That’s the source of it. What about the course of it? Well, the course of joy ran through their hearts—or emerged from their hearts, ran through their houses, and made their gatherings what they were.
You see, the extension of our lives is really seen when we come together in worship. And what’s going on in my heart is what’s going on in my home. “I wonder,” I say to myself—“I wonder: Are my kids happy? I wonder: Do I bring any measure of joy to their lives?” Sometimes I hear myself talking; I say, “This doesn’t sound joyful. This doesn’t sound remotely joyful.” And if I think that, you can be sure they’re saying, “Good night! Where did he come from, you know?”
Well then, do you bring joy from your heart to your home? Do you bring joy from your home to the assembling of God’s people? Not silly stuff. Just joy. “Yeah, I am going through it. Yeah, we did have tests this week. Yeah, this is difficult. Yeah, I am unemployed. Yes, I am facing fearfulness. Yes, I am anxious about this. Yes, I am deeply concerned about my teen,” and so on and so on. “But you know what? There’s a joy in my heart.”
The source is God. The course is from my heart, through my home, to my gatherings. And the force of it—the force of joy is a dynamic force.
Look at the last sentence in verse 43, and we’ll wrap this up: “The sound of rejoicing in Jerusalem could be heard far away.” So I want to add another “great.” There’s a third point now. Just add it now: great sacrifice, great joy, great impact. Great sacrifice, great joy, great impact. They made an impact. The sound that they made was unmistakable. It was the sound of joy.
As a boy, I used to ride my bike to Hampden Park, which was where they played the international soccer matches. On the majority of occasions, while I was still so small, it was impossible for me to ever be inside these events. I didn’t have a ticket, and I probably wouldn’t have been allowed to go if I had one, and so I used to sneak off on my bike. And I would ride my bike after the game had begun, and I would park it against the wall. In those days, they allowed 132,000 people into the stadium. They have now restricted the same stadium to 60,000. But there were 132,000 people in there, and I used to just sit against the wall and listen to the Hampden Roar. Listen to the Roar. And it used to billow out from the stadium and up through Mount Florida and up Cathcart Road and all the way out. And people’s windows in the immediate vicinity would actually shake as a result of the 132,000 lifting their voices together in song and in excitement.
That’s exactly what was happening in Jerusalem. “The sound of [their] rejoicing … could be heard far away.” People would have looked at one and another and said, “What’s that?” Said, “That’s Jerusalem. That’s those Jews—you know, the ones that built the wall? They’re having a deal, big dedication.” Person said, “I don’t know quite what it’s all about. But it sounds to me like they’re having a good time.”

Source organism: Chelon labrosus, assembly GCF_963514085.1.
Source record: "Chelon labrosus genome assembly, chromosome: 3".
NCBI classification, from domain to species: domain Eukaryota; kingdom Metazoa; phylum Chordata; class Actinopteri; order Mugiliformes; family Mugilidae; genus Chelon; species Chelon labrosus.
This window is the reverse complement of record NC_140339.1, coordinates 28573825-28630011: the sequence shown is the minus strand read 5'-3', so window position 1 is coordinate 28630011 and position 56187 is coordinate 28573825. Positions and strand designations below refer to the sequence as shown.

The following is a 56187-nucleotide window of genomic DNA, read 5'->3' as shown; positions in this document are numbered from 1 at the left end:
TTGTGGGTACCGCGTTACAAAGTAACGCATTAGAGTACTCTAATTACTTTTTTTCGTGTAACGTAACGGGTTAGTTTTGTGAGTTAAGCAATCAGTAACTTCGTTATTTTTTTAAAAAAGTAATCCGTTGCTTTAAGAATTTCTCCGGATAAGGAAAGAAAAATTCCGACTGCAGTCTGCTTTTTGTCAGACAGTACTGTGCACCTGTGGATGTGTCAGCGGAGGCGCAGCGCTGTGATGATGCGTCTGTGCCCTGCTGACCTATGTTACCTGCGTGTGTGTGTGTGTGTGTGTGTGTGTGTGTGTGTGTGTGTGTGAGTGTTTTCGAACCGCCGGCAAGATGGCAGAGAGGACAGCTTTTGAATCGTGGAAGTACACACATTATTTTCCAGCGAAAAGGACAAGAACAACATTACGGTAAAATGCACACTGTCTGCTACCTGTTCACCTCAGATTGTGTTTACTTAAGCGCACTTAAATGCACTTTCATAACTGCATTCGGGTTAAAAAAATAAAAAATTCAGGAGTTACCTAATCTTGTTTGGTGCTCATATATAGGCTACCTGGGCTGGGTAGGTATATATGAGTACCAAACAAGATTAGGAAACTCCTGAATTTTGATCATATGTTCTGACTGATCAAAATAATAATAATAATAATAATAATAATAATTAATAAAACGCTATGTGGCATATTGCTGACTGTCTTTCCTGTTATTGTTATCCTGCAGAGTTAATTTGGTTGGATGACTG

I suppose it could happen. I don’t quite know how. But I’d love to think that somehow or another, people came, and they just parked their cars around the perimeter of the building just to hear God’s people, as a result of great sacrifice, experiencing great joy and making a great impact.
Let’s bow for a moment in prayer, shall we?
Summer and winter and the springtime and the harvest,
The sun, the moon, the stars in their courses above,
They join with all nature in manifold witness,
To thy great faithfulness, goodness, and love.
We thank you for your great sacrifice, Lord Jesus. We thank you for your great joy in enduring the cross set before you. And we thank you for the great impact of your death and resurrection upon our lives today. May we worship you, living Lord, and praise your name forever and ever. Amen.
 R. Hudson Pope, “Make the Book Live to Me” (1943).
 Nehemiah 1:3 (NIV 1984).
 Nehemiah 4:10 (NIV 1984).
 See Ephesians 6:12.
 John 8:44 (NIV 1984).
 Nehemiah 6:15 (NIV 1984).
 Thomas O. Chisolm, “Great Is Thy Faithfulness” (1923). Language modernized.
 1 Corinthians 16:1–2 (NIV 1984).
 See Nehemiah 8:14–17.
 Charles R. Swindoll, Hand Me Another Brick (Nashville: Thomas Nelson, 1978), 186. Paraphrased.
 Psalm 100:4–5 (paraphrased).
 John Newton, “Glorious Things of Thee Are Spoken” (1779).
 Horatio G. Spafford, “It Is Well with My Soul” (1876).
 Spafford. Lyrics lightly altered.
 Chisolm, “Great Is Thy Faithfulness.” Lyrics lightly altered.
 See Hebrews 12:2.
Copyright © 2023, Alistair Begg. Used by permission. All rights reserved.
Unless otherwise indicated, all Scripture quotations for sermons preached on or after November 6, 2011 are taken from The ESV® Bible (The Holy Bible, English Standard Version®), copyright © 2001 by Crossway, a publishing ministry of Good News Publishers. Used by permission. All rights reserved.
For sermons preached before November 6, 2011, unless otherwise indicated, all Scripture quotations are taken from The Holy Bible, New International Version® (NIV®), copyright © 1973 1978 1984 by Biblica, Inc.TM Used by permission. All rights reserved worldwide.